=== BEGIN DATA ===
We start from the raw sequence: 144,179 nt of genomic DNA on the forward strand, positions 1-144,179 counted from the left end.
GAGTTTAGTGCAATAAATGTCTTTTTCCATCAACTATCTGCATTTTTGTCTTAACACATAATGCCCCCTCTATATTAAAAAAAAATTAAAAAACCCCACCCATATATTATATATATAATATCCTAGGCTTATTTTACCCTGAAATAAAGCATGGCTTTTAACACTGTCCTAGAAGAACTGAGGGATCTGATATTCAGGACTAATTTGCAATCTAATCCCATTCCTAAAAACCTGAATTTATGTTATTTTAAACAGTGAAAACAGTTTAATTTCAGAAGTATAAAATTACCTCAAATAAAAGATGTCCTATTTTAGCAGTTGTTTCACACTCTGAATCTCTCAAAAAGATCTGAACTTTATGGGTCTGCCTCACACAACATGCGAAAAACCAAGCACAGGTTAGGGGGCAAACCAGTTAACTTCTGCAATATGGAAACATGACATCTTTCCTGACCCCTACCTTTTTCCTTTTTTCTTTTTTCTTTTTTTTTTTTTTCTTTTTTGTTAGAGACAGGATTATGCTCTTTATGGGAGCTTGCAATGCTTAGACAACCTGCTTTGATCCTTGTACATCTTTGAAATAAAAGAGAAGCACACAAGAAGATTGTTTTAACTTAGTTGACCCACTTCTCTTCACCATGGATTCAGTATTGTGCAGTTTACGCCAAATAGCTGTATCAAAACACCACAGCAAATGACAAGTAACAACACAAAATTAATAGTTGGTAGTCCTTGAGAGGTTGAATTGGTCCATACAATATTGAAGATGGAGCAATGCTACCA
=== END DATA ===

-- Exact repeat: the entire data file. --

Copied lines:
We start from the raw sequence: 144,179 nt of genomic DNA on the forward strand, positions 1-144,179 counted from the left end.
GAGTTTAGTGCAATAAATGTCTTTTTCCATCAACTATCTGCATTTTTGTCTTAACACATAATGCCCCCTCTATATTAAAAAAAAATTAAAAAACCCCACCCATATATTATATATATAATATCCTAGGCTTATTTTACCCTGAAATAAAGCATGGCTTTTAACACTGTCCTAGAAGAACTGAGGGATCTGATATTCAGGACTAATTTGCAATCTAATCCCATTCCTAAAAACCTGAATTTATGTTATTTTAAACAGTGAAAACAGTTTAATTTCAGAAGTATAAAATTACCTCAAATAAAAGATGTCCTATTTTAGCAGTTGTTTCACACTCTGAATCTCTCAAAAAGATCTGAACTTTATGGGTCTGCCTCACACAACATGCGAAAAACCAAGCACAGGTTAGGGGGCAAACCAGTTAACTTCTGCAATATGGAAACATGACATCTTTCCTGACCCCTACCTTTTTCCTTTTTTCTTTTTTCTTTTTTTTTTTTTTCTTTTTTGTTAGAGACAGGATTATGCTCTTTATGGGAGCTTGCAATGCTTAGACAACCTGCTTTGATCCTTGTACATCTTTGAAATAAAAGAGAAGCACACAAGAAGATTGTTTTAACTTAGTTGACCCACTTCTCTTCACCATGGATTCAGTATTGTGCAGTTTACGCCAAATAGCTGTATCAAAACACCACAGCAAATGACAAGTAACAACACAAAATTAATAGTTGGTAGTCCTTGAGAGGTTGAATTGGTCCATACAATATTGAAGATGGAGCAATGCTACCA